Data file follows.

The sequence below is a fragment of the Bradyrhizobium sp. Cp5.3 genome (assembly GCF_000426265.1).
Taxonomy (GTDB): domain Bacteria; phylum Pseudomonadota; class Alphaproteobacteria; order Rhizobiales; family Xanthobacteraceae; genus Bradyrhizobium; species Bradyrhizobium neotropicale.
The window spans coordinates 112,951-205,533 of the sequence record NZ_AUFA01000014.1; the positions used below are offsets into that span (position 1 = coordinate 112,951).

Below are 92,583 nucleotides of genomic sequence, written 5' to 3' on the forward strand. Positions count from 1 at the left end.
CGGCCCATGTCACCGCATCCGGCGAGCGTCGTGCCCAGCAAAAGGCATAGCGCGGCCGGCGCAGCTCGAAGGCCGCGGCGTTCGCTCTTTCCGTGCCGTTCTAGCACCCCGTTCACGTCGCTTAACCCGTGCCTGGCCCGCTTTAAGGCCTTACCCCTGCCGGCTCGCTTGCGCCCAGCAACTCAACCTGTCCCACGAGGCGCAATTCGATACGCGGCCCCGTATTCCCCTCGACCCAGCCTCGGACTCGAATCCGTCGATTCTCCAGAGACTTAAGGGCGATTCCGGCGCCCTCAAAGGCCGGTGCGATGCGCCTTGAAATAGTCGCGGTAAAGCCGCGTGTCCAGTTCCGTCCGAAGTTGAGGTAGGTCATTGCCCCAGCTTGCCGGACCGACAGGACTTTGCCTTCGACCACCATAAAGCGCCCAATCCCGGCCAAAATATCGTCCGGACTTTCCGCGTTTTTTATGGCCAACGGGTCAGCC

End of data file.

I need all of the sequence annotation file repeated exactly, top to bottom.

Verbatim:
The sequence below is a fragment of the Bradyrhizobium sp. Cp5.3 genome (assembly GCF_000426265.1).
Taxonomy (GTDB): domain Bacteria; phylum Pseudomonadota; class Alphaproteobacteria; order Rhizobiales; family Xanthobacteraceae; genus Bradyrhizobium; species Bradyrhizobium neotropicale.
The window spans coordinates 112,951-205,533 of the sequence record NZ_AUFA01000014.1; the positions used below are offsets into that span (position 1 = coordinate 112,951).

Below are 92,583 nucleotides of genomic sequence, written 5' to 3' on the forward strand. Positions count from 1 at the left end.
CGGCCCATGTCACCGCATCCGGCGAGCGTCGTGCCCAGCAAAAGGCATAGCGCGGCCGGCGCAGCTCGAAGGCCGCGGCGTTCGCTCTTTCCGTGCCGTTCTAGCACCCCGTTCACGTCGCTTAACCCGTGCCTGGCCCGCTTTAAGGCCTTACCCCTGCCGGCTCGCTTGCGCCCAGCAACTCAACCTGTCCCACGAGGCGCAATTCGATACGCGGCCCCGTATTCCCCTCGACCCAGCCTCGGACTCGAATCCGTCGATTCTCCAGAGACTTAAGGGCGATTCCGGCGCCCTCAAAGGCCGGTGCGATGCGCCTTGAAATAGTCGCGGTAAAGCCGCGTGTCCAGTTCCGTCCGAAGTTGAGGTAGGTCATTGCCCCAGCTTGCCGGACCGACAGGACTTTGCCTTCGACCACCATAAAGCGCCCAATCCCGGCCAAAATATCGTCCGGACTTTCCGCGTTTTTTATGGCCAACGGGTCAGCC